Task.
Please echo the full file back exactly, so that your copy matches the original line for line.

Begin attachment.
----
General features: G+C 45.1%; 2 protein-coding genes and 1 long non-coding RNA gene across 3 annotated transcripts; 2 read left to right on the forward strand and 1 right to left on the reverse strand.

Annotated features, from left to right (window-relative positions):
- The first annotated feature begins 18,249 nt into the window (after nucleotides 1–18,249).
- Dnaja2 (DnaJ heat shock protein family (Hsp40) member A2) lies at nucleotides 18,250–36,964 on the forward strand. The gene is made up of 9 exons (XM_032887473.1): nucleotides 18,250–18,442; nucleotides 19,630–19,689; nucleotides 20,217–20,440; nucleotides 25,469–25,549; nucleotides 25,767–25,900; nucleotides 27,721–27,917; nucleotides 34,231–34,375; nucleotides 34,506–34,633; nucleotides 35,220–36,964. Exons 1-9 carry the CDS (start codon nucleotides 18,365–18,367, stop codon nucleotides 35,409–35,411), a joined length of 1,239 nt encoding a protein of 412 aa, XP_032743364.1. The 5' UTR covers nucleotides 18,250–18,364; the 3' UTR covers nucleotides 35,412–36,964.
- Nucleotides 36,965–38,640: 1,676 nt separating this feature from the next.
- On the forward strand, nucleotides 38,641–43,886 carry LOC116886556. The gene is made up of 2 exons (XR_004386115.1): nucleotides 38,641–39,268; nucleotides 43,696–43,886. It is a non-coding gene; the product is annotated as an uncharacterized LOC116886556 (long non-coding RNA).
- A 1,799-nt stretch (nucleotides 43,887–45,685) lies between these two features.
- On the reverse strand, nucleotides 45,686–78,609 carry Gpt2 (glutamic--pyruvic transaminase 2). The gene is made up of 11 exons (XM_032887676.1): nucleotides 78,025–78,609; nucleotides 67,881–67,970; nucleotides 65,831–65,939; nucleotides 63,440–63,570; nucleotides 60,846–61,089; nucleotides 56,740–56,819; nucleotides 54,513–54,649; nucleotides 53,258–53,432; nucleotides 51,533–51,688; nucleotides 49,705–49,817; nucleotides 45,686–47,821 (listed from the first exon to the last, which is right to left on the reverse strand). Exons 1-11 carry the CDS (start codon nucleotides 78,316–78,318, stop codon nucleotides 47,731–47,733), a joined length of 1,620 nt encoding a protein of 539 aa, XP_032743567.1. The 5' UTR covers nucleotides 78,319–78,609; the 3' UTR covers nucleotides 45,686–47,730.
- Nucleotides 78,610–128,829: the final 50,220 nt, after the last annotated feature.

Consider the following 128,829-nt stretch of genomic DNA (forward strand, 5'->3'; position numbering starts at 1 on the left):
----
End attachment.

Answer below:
General features: G+C 45.1%; 2 protein-coding genes and 1 long non-coding RNA gene across 3 annotated transcripts; 2 read left to right on the forward strand and 1 right to left on the reverse strand.

Annotated features, from left to right (window-relative positions):
- The first annotated feature begins 18,249 nt into the window (after nucleotides 1–18,249).
- Dnaja2 (DnaJ heat shock protein family (Hsp40) member A2) lies at nucleotides 18,250–36,964 on the forward strand. The gene is made up of 9 exons (XM_032887473.1): nucleotides 18,250–18,442; nucleotides 19,630–19,689; nucleotides 20,217–20,440; nucleotides 25,469–25,549; nucleotides 25,767–25,900; nucleotides 27,721–27,917; nucleotides 34,231–34,375; nucleotides 34,506–34,633; nucleotides 35,220–36,964. Exons 1-9 carry the CDS (start codon nucleotides 18,365–18,367, stop codon nucleotides 35,409–35,411), a joined length of 1,239 nt encoding a protein of 412 aa, XP_032743364.1. The 5' UTR covers nucleotides 18,250–18,364; the 3' UTR covers nucleotides 35,412–36,964.
- Nucleotides 36,965–38,640: 1,676 nt separating this feature from the next.
- On the forward strand, nucleotides 38,641–43,886 carry LOC116886556. The gene is made up of 2 exons (XR_004386115.1): nucleotides 38,641–39,268; nucleotides 43,696–43,886. It is a non-coding gene; the product is annotated as an uncharacterized LOC116886556 (long non-coding RNA).
- A 1,799-nt stretch (nucleotides 43,887–45,685) lies between these two features.
- On the reverse strand, nucleotides 45,686–78,609 carry Gpt2 (glutamic--pyruvic transaminase 2). The gene is made up of 11 exons (XM_032887676.1): nucleotides 78,025–78,609; nucleotides 67,881–67,970; nucleotides 65,831–65,939; nucleotides 63,440–63,570; nucleotides 60,846–61,089; nucleotides 56,740–56,819; nucleotides 54,513–54,649; nucleotides 53,258–53,432; nucleotides 51,533–51,688; nucleotides 49,705–49,817; nucleotides 45,686–47,821 (listed from the first exon to the last, which is right to left on the reverse strand). Exons 1-11 carry the CDS (start codon nucleotides 78,316–78,318, stop codon nucleotides 47,731–47,733), a joined length of 1,620 nt encoding a protein of 539 aa, XP_032743567.1. The 5' UTR covers nucleotides 78,319–78,609; the 3' UTR covers nucleotides 45,686–47,730.
- Nucleotides 78,610–128,829: the final 50,220 nt, after the last annotated feature.

Consider the following 128,829-nt stretch of genomic DNA (forward strand, 5'->3'; position numbering starts at 1 on the left):